The Spirit of the Lord is upon me, because he hath anointed me to preach the gospel to the poor; he hath sent me to heal the brokenhearted, to preach deliverance to the captives, and recovering of sight to the blind, to set at liberty them that are bruised,

To preach the acceptable year of the Lord.”   (Luke 4: 18,19).

And what is the “acceptable year of the Lord”?   It is when the poor are exalted and the rich made low. It is when the lands of all those dispossessed is returned and ALL debts forgiven. It is returning to the servant his one talent that was stripped from him and even more in abundance. It is when we are made equal in all things even temporally that we might enjoy the heavenly gifts as promised in the Doctrine and Covenants. It is when there is not one child among us that suffers from malnutrition or when one person does not have access to the basic essentials both temporally and spiritually to sustain life and spirit. It is when we no longer imagine in our hearts that the Lord Jesus wants us to use Korihor type doctrines such as “self reliance” or other worldly “wise” teachings to excuse our finding ways to make sure there is no longer any poor among us. It is when we do not rest until that occurs.

Jesus went beyond just declaring economic justice and mercy. His life was a relentless example of inclusion.   There was no sin or defect that any other human being could have —even that of an enemy—that would deter him from embracing them with pure love. So how could we, who chose to take upon ourselves His name, exclude or condemn anyone? Who act or behavior could cause you or I do “shut the door” to any of our children? Our brother/sister? Parent? Neighbor?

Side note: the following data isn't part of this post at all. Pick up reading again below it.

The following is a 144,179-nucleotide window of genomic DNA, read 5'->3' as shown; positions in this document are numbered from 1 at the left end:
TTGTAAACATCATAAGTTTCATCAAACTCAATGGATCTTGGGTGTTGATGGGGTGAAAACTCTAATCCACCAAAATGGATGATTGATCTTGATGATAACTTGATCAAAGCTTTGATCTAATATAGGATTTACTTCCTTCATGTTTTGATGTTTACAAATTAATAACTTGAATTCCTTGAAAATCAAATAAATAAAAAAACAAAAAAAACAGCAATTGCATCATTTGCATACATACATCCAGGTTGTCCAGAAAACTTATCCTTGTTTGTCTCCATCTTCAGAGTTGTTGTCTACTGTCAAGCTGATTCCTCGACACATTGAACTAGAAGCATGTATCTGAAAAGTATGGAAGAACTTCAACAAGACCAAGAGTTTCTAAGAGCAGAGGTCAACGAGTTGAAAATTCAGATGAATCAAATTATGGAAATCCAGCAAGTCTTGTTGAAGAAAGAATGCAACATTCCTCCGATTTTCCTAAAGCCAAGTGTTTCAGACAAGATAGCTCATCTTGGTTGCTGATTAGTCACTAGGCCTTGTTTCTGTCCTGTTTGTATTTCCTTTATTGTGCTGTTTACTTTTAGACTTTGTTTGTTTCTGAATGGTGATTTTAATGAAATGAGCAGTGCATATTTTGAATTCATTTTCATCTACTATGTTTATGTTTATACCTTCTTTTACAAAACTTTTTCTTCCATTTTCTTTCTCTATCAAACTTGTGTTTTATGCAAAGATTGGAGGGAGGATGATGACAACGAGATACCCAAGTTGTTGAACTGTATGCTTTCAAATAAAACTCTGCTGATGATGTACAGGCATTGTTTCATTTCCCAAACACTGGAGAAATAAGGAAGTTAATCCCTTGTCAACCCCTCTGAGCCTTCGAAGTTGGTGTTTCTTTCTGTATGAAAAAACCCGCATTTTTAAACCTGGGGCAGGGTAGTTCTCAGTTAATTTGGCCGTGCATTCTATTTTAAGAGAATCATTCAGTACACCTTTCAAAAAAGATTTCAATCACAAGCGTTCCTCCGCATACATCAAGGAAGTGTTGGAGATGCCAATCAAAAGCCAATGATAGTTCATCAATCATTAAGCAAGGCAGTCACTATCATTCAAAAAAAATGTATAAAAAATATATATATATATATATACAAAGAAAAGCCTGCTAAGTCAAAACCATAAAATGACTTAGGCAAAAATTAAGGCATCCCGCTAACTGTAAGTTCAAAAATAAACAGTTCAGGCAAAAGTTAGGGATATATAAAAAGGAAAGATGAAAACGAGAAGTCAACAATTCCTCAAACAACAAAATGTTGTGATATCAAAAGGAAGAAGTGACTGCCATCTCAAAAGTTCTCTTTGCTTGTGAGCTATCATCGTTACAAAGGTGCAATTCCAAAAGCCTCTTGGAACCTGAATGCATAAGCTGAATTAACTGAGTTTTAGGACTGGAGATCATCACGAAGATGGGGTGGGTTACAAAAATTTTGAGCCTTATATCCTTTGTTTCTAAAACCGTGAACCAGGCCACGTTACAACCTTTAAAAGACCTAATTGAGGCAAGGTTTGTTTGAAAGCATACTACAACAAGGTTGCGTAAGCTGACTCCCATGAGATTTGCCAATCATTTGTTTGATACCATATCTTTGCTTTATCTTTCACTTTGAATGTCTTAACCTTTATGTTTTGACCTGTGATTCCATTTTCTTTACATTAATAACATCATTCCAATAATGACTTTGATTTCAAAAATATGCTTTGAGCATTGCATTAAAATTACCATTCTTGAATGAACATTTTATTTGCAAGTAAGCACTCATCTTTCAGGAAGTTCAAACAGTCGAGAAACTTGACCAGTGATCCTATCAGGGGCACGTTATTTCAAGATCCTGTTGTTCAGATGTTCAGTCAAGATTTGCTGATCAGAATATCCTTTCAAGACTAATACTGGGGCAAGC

Today there are those that speak of “conditional love” and acceptance of children and our “duty” to exclude certain individuals from such things as significant as a wedding ceremony because of our perceived lack of their worthiness.   Today we hear of children being cast out of homes because of what some consider a personal defect/sin.   Today we see those clothed in priesthoods shut the door to daughters/wives/mothers that seek inclusion.   Today we are told that if someone cannot pay what is expected that they have failed the test and will be stripped of spiritual privileges. Today we hear sermons about those that fail to meet certain standards (dietary, grooming, etc.) are subject to being cut off spiritually because of disobedience.   I can no longer find justification for those that call for exclusion and judgment and “shutting the door” to those that they find defective on the pages of our printed sacred texts? It is as if those words have disappeared to me.